There I was at Mount Sinai Hospital underwater in a red plastic chair designed for a kindergartner, a chair that had the immediate effect of making me feel ungainly, gangly in my paper gown, and thus confirming the disorder before the team of evaluators arrived. Alex, who had accompanied me for what she called moral support but was in fact practical support, as I had proved unable to leave a doctor's office with even the most basic recollection of whatever information had been imparted to me there, sat across from me in the lone adult chair, no doubt placed there for a parent, notebook open in her lap.

I'd been told in advance that the evaluation would be conducted by a trio of doctors that would then consult and offer its opinion, which I thought of as a verdict, but there were two things about the doctors now entering with bright smiles that I was not prepared for: they were beautiful and they were younger than I. It was fortunate Alex was present because she would not have otherwise believed me that the doctors — all of whom appeared to be originally from subcontinental Asia — were themselves ideally proportioned in their white coats, with flawlessly symmetrical, high-boned faces that, no doubt through some deft application of shadow and gloss, glowed with almost parodic health even in hospital light, a dusky gold. I looked at Alex, who raised her eyebrows back at me.

They asked me to stand and proceeded to calculate the length of my arms and the curvature of my chest and spine and the arch of my feet, to perform so many measurements according to a nosological program mysterious to me that I felt as if my limbs had multiplied. That they were younger than I constituted an unfortunate milestone beyond which medical science could no longer stand in benevolent paternal relation to my body because such doctors would now see in my pathologized corpus their own future decline and not their past immaturity. And yet in this room outfitted for children I was simultaneously infantilized by three improbably attractive women in their mid- to late twenties while from the more than literal distance of her chair Alex looked on sympathetically.

It can taste what it touches, but has poor proprioception, the brain unable to determine the position of its body in the current, particularly my arms, and the privileging of flexibility over proprioceptive inputs means it lacks stereognosis, the capacity to form a mental image of the overall shape of what I touch: it can detect local texture variations, but cannot integrate that information into a larger picture, cannot read the realistic fiction the world appears to be. What I mean is that my parts were coming to possess a terrible neurological autonomy not only spatial but temporal, my future collapsing in upon me as each contraction expanded, however infinitesimally, the overly flexible tubing of my heart. Including myself, I was older and younger than everyone in the room.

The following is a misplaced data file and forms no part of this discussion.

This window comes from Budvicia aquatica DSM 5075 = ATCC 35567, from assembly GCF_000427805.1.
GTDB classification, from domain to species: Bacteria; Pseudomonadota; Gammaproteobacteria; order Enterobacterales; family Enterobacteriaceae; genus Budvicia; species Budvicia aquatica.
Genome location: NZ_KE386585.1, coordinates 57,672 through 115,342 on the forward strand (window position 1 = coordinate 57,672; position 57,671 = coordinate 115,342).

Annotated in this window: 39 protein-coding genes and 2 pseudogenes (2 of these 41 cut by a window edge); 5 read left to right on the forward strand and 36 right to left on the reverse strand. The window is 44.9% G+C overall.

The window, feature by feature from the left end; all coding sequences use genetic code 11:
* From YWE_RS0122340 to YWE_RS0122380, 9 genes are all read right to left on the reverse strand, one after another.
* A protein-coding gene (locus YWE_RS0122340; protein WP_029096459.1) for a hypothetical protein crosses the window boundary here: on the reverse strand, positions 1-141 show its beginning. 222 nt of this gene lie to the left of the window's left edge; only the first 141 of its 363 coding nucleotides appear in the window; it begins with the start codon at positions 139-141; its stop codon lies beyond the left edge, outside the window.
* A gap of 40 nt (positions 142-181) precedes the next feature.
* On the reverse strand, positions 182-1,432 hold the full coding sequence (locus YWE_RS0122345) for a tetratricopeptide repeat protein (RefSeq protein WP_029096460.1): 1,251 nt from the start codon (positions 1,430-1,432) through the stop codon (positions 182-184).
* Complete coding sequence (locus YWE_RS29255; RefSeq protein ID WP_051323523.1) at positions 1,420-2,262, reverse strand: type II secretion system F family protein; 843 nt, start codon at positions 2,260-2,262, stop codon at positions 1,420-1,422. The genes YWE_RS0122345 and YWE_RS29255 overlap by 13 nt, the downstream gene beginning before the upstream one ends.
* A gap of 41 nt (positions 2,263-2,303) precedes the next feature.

* * *

Her support was moral and practical but also self-interested in that Alex had recently proposed impregnating herself with my sperm, not, she was at immediate pains to make clear, in copula, but rather through intrauterine insemination because, as she put it, "fucking you would be bizarre." The subject was broached at the Metropolitan Museum, which we often visited weekday afternoons, since Alex was unemployed, and I, a writer.

We had met each other in my freshman and her senior year of college in a dull class about great novels and felt an instant and mutual sympathy, but had not become best friends until we found ourselves almost neighbors in Brooklyn when I moved there a few years after graduation and we began our walks — walks through Prospect Park as light died in the lindens; walks from our neighborhood of Boerum Hill to Sunset Park, where we would watch the soft-winged kites at magic hour; nocturnal walks along the promenade with the looming intensities of Manhattan glittering across dark water. Six years of these walks on a warming planet, although walking wasn't all we did, had rendered Alex's presence inseparable from my sense of moving through the city, so that I intuited her beside me when she wasn't; when I crossed a bridge in silence, I often felt it was silence shared between us, even if she was visiting her parents upstate or spending time with a boyfriend, whom I could be counted on to hate.

Maybe she broached the subject at the museum and not over coffee or the like because in the galleries as on our walks our gazes were parallel, directed in front of us at canvas and not at each other, a condition of our most intimate exchanges; we would work out our views as we coconstructed the literal view before us. We did not avoid each other's eyes and I admired the overcast-sky quality of hers, dark epithelium and clear stroma, but we tended to fall quiet when they met. Which meant we'd eat a lunch in silence or idle talk, only for me to learn on the subsequent walk home that her mother had been diagnosed in a late stage. You might have seen us walking on Atlantic, tears streaming down her face, my arm around her shoulders, but our gazes straight ahead; or perhaps you've seen me during one of my own increasingly frequent lacrimal events being comforted in kind while we moved across the Brooklyn Bridge, less a couple than conjoined.

That day we were standing before Jules Bastien-Lepage's Joan of Arc — Alex looks a little like this version of her — and she said, apropos of nothing: "I'm thirty-six and single." (Thank god she had broken up with her latest, a divorced labor lawyer in his late forties who had done some work for the health clinic she'd codirected before it folded. After two glasses of wine, he invariably began regaling everyone within earshot with stories about his time undertaking suspiciously vague humanitarian labor in Guatemala; after three glasses of wine, the lawyer started in on his ex-wife's sexual repression and general frigidity; after four or five, he began to interweave these incommensurate discourses, so that genocide and his feelings of sexual rejection achieved implied equivalence within his slurred speech. Whenever I was around, I made certain his glass was full, hastening the relationship's demise.) "Not a day has gone by in the last six years when I haven't wanted a kid. I'm that cliché. I want my mom to meet my child. I have seventy-five weeks of unemployment benefits and insurance plus modest savings, and while I know that means I should be more afraid to reproduce than ever, what it actually makes me feel is that there will never be a good time, that I can't wait for professional and biological rhythms to coincide. We're best friends. You can't live without me. What if you donate the sperm? We could work out your level of involvement. I know it's crazy and I want you to say yes."